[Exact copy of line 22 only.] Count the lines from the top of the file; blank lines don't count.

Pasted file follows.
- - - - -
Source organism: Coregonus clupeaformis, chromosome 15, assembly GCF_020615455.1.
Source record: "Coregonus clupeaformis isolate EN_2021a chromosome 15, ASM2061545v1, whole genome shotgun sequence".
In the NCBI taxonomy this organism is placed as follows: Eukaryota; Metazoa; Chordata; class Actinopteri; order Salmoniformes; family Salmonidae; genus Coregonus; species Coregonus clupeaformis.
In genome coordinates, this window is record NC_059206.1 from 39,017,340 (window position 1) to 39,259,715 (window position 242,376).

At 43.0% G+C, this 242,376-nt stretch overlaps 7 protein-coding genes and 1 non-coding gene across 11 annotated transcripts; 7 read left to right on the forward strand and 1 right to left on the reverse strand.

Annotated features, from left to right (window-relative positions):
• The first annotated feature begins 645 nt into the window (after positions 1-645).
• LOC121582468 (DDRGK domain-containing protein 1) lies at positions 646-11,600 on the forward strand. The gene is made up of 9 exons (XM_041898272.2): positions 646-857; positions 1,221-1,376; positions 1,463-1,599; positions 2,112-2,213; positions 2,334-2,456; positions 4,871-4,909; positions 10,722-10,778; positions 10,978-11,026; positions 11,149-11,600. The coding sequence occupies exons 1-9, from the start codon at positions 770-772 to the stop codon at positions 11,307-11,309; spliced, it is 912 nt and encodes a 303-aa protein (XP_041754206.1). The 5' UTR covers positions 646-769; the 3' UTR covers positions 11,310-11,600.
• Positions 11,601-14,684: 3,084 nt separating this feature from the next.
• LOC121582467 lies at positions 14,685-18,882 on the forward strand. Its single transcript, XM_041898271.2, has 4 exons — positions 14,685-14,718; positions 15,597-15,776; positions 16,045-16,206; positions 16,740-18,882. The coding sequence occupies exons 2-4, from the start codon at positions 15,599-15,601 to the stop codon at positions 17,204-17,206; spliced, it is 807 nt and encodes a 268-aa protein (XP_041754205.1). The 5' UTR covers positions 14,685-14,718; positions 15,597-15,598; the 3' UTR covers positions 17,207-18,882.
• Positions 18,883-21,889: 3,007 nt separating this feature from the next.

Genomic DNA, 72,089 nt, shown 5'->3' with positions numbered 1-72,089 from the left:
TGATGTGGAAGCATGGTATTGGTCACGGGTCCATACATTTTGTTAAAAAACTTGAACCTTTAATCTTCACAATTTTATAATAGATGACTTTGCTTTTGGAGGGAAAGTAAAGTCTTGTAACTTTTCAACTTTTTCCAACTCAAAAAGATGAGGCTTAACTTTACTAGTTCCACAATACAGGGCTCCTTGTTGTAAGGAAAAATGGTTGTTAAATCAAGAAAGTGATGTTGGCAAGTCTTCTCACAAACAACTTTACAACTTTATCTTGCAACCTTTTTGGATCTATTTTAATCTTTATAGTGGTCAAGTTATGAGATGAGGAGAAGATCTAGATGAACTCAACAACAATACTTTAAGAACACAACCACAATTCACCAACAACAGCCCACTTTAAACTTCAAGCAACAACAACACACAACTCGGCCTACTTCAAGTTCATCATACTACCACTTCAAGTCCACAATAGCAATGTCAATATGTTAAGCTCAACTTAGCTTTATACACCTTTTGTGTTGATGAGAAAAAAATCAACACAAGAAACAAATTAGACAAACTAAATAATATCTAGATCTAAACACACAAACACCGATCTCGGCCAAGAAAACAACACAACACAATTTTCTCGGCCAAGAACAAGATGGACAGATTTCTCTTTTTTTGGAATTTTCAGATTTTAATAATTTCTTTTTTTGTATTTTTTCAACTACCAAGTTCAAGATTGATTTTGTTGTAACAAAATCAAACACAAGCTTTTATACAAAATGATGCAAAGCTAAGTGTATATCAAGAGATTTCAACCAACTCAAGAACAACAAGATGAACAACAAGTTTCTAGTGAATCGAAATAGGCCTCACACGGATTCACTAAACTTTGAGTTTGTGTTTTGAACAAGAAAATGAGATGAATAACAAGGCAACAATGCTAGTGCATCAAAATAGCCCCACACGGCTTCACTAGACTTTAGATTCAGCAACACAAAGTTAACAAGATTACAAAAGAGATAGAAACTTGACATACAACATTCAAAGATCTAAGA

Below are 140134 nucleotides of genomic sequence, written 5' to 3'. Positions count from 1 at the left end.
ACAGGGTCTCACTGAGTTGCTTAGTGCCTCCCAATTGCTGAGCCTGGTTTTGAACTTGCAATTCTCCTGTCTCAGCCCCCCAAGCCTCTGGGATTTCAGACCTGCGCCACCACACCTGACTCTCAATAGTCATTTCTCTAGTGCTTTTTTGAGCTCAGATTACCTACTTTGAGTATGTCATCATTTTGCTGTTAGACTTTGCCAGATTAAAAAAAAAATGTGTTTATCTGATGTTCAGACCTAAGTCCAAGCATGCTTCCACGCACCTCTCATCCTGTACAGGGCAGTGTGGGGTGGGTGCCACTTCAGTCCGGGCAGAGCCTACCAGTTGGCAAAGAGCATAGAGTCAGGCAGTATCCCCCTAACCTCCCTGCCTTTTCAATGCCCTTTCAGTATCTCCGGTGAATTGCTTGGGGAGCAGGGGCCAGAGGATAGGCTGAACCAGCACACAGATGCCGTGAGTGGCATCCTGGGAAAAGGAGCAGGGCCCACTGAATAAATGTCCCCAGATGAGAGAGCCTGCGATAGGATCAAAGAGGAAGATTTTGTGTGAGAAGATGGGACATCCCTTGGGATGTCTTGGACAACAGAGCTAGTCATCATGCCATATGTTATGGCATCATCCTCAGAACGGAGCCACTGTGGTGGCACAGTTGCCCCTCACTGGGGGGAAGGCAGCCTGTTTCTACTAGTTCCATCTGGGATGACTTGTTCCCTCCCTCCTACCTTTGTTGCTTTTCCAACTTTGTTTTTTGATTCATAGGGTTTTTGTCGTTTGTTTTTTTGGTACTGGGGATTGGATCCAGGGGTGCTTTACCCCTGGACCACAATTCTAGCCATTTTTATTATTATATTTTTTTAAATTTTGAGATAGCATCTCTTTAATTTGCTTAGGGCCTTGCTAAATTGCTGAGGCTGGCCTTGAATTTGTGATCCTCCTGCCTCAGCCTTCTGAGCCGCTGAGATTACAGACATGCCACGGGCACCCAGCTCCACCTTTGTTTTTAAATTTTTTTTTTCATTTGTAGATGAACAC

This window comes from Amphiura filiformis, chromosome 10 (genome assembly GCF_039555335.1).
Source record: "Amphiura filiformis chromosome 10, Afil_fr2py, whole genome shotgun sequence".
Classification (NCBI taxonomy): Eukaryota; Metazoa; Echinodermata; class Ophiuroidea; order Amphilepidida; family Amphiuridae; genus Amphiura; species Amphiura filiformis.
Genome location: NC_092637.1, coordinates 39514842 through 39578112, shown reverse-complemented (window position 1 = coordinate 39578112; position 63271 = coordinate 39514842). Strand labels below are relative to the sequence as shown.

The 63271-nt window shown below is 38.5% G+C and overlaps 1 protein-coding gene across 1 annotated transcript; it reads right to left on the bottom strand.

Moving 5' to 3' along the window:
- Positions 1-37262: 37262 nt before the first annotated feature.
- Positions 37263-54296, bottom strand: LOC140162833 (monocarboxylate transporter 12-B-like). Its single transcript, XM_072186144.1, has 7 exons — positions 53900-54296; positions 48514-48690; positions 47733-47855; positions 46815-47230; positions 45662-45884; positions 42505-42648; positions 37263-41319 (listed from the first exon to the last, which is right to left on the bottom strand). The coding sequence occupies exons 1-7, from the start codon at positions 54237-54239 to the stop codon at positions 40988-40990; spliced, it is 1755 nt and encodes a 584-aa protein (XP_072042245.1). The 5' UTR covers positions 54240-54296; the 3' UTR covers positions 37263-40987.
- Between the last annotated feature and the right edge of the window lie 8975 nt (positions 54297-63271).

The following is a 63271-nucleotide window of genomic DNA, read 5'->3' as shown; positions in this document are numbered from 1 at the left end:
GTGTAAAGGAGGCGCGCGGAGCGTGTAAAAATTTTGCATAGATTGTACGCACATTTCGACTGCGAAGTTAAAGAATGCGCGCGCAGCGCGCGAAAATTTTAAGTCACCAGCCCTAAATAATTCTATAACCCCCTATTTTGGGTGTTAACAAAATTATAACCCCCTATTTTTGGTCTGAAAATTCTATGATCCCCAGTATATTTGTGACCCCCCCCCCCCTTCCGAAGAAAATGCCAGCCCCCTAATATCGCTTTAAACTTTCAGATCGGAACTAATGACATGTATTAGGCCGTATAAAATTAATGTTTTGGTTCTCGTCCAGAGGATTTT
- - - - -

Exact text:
- Positions 1-37262: 37262 nt before the first annotated feature.